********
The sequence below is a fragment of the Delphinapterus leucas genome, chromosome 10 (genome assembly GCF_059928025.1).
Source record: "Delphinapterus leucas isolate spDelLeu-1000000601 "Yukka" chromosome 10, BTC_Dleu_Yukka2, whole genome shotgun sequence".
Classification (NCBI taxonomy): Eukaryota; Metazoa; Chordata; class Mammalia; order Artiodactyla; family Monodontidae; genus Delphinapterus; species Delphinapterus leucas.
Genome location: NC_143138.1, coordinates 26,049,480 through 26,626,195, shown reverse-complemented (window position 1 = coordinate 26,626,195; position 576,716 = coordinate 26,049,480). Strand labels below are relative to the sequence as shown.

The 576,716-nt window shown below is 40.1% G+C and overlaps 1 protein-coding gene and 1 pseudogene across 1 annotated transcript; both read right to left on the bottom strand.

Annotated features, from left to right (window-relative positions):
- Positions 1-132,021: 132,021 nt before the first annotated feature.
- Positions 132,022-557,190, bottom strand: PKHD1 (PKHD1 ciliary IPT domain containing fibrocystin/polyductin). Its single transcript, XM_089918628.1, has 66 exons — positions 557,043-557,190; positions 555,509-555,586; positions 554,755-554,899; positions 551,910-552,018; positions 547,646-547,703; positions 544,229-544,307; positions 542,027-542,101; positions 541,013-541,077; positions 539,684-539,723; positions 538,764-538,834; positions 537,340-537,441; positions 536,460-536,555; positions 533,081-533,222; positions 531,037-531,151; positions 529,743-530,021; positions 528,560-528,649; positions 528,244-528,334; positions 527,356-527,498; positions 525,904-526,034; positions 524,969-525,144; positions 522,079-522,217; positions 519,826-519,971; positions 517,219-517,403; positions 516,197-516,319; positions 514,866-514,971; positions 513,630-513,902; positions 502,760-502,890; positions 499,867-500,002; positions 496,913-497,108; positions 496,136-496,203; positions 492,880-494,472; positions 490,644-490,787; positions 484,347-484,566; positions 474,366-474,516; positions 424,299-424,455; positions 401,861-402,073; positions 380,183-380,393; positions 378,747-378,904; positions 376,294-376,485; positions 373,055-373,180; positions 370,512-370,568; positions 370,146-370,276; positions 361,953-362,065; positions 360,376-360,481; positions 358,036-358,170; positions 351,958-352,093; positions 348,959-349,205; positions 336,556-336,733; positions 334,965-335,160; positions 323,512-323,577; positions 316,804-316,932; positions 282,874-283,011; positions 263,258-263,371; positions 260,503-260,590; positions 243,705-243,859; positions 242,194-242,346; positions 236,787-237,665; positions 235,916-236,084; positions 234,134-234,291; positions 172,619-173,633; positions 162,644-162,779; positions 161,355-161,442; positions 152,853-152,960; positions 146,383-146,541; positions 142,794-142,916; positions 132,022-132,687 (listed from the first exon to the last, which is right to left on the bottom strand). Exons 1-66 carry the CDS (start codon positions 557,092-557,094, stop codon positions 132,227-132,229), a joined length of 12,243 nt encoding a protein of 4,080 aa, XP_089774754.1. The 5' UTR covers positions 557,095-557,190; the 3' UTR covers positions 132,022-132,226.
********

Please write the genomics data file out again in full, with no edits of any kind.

The sequence below is a fragment of the Delphinapterus leucas genome, chromosome 10 (genome assembly GCF_059928025.1).
Source record: "Delphinapterus leucas isolate spDelLeu-1000000601 "Yukka" chromosome 10, BTC_Dleu_Yukka2, whole genome shotgun sequence".
Classification (NCBI taxonomy): Eukaryota; Metazoa; Chordata; class Mammalia; order Artiodactyla; family Monodontidae; genus Delphinapterus; species Delphinapterus leucas.
Genome location: NC_143138.1, coordinates 26,049,480 through 26,626,195, shown reverse-complemented (window position 1 = coordinate 26,626,195; position 576,716 = coordinate 26,049,480). Strand labels below are relative to the sequence as shown.

The 576,716-nt window shown below is 40.1% G+C and overlaps 1 protein-coding gene and 1 pseudogene across 1 annotated transcript; both read right to left on the bottom strand.

Annotated features, from left to right (window-relative positions):
- Positions 1-132,021: 132,021 nt before the first annotated feature.
- Positions 132,022-557,190, bottom strand: PKHD1 (PKHD1 ciliary IPT domain containing fibrocystin/polyductin). Its single transcript, XM_089918628.1, has 66 exons — positions 557,043-557,190; positions 555,509-555,586; positions 554,755-554,899; positions 551,910-552,018; positions 547,646-547,703; positions 544,229-544,307; positions 542,027-542,101; positions 541,013-541,077; positions 539,684-539,723; positions 538,764-538,834; positions 537,340-537,441; positions 536,460-536,555; positions 533,081-533,222; positions 531,037-531,151; positions 529,743-530,021; positions 528,560-528,649; positions 528,244-528,334; positions 527,356-527,498; positions 525,904-526,034; positions 524,969-525,144; positions 522,079-522,217; positions 519,826-519,971; positions 517,219-517,403; positions 516,197-516,319; positions 514,866-514,971; positions 513,630-513,902; positions 502,760-502,890; positions 499,867-500,002; positions 496,913-497,108; positions 496,136-496,203; positions 492,880-494,472; positions 490,644-490,787; positions 484,347-484,566; positions 474,366-474,516; positions 424,299-424,455; positions 401,861-402,073; positions 380,183-380,393; positions 378,747-378,904; positions 376,294-376,485; positions 373,055-373,180; positions 370,512-370,568; positions 370,146-370,276; positions 361,953-362,065; positions 360,376-360,481; positions 358,036-358,170; positions 351,958-352,093; positions 348,959-349,205; positions 336,556-336,733; positions 334,965-335,160; positions 323,512-323,577; positions 316,804-316,932; positions 282,874-283,011; positions 263,258-263,371; positions 260,503-260,590; positions 243,705-243,859; positions 242,194-242,346; positions 236,787-237,665; positions 235,916-236,084; positions 234,134-234,291; positions 172,619-173,633; positions 162,644-162,779; positions 161,355-161,442; positions 152,853-152,960; positions 146,383-146,541; positions 142,794-142,916; positions 132,022-132,687 (listed from the first exon to the last, which is right to left on the bottom strand). Exons 1-66 carry the CDS (start codon positions 557,092-557,094, stop codon positions 132,227-132,229), a joined length of 12,243 nt encoding a protein of 4,080 aa, XP_089774754.1. The 5' UTR covers positions 557,095-557,190; the 3' UTR covers positions 132,022-132,226.